A Better Way to Set Goals

You are probably setting the wrong goals. In my opinion, these are examples of unhelpful goals:

  • To increase annual call volume to 200 calls
  • To increase the average amount spent per call by $300
  • To improve your customer Net Promoter Score

I am not suggesting that these are bad goals because some of them involve revenue, and you certainly deserve to be paid. In fact, I would be thrilled if you increased your call volume or your families’ satisfaction, but that’s not what this article is about.

I am suggesting these are bad goals because you don’t have direct control over them.

Don’t Set Goals You Have No Control Over

Let’s assume you make a goal of increasing your annual call volume by 10%. You present the goal to your staff and link their bonuses to that goal. But wait, here are several circumstances beyond your control that could drastically affect your ability to reach that goal:

  • Someone starts a new funeral home a block away from your main location.
  • Your competitor slashes their prices and launches an expensive advertising campaign.
  • The biggest employer in your county goes bankrupt, and your town instantly loses 5% of its population.

Any of these situations could destroy your chances of reaching your goal, and you likely couldn’t do anything to change the results.

Don’t Set Goals That Disregard Actual Progress

In addition to having no control over the outcome, these goals also make it easy to disregard actual progress. What if you make progress, but don’t fully reach your goal?

In the example above, staff bonuses are linked to reaching the goal. However, this type of goal doesn’t acknowledge the progress that falls short of increasing the annual call volume by 10%.

What if you increased your call volume by 7%? This is a nice uptick in the number of families served, but it doesn’t quite meet your 10% goal. Should you feel frustrated and upset? Are you really going to not give out any bonuses to your staff even though they made significant progress toward the goal? And, what if you gained 7% even though your competitor slashed their prices and started advertising on every billboard and church bulletin in the county? Shouldn’t you view the 7% increase as a big win?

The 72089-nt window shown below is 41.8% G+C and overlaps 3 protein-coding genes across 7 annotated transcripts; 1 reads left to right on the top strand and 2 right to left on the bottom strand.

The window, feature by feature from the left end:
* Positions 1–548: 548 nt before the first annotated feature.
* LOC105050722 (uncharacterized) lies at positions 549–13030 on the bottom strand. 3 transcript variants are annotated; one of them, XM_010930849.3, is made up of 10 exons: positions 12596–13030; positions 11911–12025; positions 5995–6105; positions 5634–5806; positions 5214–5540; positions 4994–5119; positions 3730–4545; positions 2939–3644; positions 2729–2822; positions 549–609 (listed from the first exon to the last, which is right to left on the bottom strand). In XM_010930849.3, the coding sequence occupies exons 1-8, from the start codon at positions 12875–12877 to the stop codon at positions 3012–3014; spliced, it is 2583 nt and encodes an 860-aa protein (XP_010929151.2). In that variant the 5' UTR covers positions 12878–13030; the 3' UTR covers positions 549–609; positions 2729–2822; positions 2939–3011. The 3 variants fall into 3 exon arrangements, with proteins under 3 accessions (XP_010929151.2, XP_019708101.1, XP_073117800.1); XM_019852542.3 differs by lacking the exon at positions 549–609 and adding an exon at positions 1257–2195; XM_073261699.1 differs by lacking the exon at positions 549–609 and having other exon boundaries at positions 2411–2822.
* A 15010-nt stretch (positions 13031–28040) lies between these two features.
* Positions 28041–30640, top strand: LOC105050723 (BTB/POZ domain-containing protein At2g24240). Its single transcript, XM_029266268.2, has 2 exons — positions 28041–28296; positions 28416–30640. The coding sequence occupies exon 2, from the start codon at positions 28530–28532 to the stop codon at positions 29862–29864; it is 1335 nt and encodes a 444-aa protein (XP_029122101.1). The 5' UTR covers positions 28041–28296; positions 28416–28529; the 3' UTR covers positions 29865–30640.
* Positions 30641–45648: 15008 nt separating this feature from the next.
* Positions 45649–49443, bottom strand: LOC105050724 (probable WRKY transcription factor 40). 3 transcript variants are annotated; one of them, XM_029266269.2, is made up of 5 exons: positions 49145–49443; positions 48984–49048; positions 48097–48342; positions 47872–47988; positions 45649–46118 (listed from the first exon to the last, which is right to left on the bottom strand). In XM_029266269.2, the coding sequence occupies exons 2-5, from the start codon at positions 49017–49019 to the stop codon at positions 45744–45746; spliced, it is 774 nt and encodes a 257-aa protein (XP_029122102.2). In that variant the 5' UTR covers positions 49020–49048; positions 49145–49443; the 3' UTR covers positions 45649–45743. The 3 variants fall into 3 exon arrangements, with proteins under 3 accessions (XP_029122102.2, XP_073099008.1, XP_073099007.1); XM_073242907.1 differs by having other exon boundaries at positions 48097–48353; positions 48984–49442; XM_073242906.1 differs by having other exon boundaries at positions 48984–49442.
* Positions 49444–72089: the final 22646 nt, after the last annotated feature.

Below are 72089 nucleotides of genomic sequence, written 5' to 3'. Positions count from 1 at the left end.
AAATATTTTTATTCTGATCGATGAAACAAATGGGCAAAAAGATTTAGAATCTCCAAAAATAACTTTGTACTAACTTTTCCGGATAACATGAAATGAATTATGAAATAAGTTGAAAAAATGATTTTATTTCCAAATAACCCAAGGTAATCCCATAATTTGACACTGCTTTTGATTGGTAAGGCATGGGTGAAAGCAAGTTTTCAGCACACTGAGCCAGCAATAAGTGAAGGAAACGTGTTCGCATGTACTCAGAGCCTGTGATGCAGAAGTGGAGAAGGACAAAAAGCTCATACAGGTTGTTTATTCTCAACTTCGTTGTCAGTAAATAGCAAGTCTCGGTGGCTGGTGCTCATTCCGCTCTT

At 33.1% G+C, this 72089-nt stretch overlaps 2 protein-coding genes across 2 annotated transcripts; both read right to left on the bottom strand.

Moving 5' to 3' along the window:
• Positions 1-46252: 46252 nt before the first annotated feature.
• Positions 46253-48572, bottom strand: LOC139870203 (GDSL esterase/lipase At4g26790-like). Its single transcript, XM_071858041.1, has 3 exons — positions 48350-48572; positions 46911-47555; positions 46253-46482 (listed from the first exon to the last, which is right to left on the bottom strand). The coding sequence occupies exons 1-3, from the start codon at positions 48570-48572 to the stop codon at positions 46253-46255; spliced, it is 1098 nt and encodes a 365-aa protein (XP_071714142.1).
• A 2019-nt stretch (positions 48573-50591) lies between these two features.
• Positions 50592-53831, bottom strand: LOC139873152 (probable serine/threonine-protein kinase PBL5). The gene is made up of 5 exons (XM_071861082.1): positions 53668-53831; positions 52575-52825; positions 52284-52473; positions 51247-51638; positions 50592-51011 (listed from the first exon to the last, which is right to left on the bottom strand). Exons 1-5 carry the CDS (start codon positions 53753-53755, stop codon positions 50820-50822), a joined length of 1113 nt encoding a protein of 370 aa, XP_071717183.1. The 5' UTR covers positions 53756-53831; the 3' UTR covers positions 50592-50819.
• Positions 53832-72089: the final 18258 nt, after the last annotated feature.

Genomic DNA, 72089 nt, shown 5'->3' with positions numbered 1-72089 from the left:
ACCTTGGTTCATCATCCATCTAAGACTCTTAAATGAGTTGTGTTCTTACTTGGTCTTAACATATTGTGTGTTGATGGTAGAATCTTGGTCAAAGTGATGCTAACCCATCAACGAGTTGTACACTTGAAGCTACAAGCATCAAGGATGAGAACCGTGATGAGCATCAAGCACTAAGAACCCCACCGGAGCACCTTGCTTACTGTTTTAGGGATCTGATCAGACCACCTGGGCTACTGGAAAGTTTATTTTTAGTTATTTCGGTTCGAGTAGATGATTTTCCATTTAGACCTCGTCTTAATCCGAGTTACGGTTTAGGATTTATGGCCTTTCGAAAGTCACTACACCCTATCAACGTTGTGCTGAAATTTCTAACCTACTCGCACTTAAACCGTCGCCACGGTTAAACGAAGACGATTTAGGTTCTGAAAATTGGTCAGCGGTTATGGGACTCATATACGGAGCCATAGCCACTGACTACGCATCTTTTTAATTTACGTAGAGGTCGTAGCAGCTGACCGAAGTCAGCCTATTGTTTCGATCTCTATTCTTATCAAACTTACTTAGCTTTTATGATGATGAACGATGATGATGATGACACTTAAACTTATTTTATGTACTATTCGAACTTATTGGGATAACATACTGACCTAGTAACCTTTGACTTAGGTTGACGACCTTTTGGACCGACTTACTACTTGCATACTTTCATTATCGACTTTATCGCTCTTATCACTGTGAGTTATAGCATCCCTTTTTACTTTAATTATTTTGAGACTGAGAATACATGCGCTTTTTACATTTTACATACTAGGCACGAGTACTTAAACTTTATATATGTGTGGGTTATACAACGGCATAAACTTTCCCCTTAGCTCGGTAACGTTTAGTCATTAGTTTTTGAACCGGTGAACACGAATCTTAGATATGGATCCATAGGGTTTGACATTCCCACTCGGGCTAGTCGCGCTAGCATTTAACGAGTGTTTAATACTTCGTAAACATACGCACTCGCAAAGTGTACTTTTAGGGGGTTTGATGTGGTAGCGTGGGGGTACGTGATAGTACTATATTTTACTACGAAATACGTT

So, how do you set the right goals? You do so by setting goals linked to actions that you have complete control over. These include goals that you can achieve regardless of your competitors’ actions or your town’s changing demographics. Examples of these types of goals include:

  • Placing a follow-up call within one week of a service to check on the family
  • Providing every family served with basic aftercare resources within two weeks
  • Reaching out to each preneed lead within four days of receiving the lead
  • Giving a brief tour of your facility to every family before or after the arrangement conference
  • Conducting a lunch-and-learn seminar every three months
  • Writing six articles for your blog, social media accounts or local newspapers
  • Hosting monthly Facebook Live Q&A sessions

These are all goals that may lead to higher revenue, higher call volume and increased preneed sales. Are they guaranteed to increase your revenue or call volume? No. But these are all goals that are completely within your control and relate to serving more families. Simply setting a goal to “Serve 200 families” does not guarantee that you will achieve it. You must make your goals SMART: specific, measurable, achievable, relevant and time-specific.

Funeral service, especially these days, is stressful. I encourage you to avoid putting additional stress on yourself and your colleagues by setting goals over which you have no control. Take some time to examine the specific actions you can take to increase revenue and serve more families by setting goals that are fully within your control.

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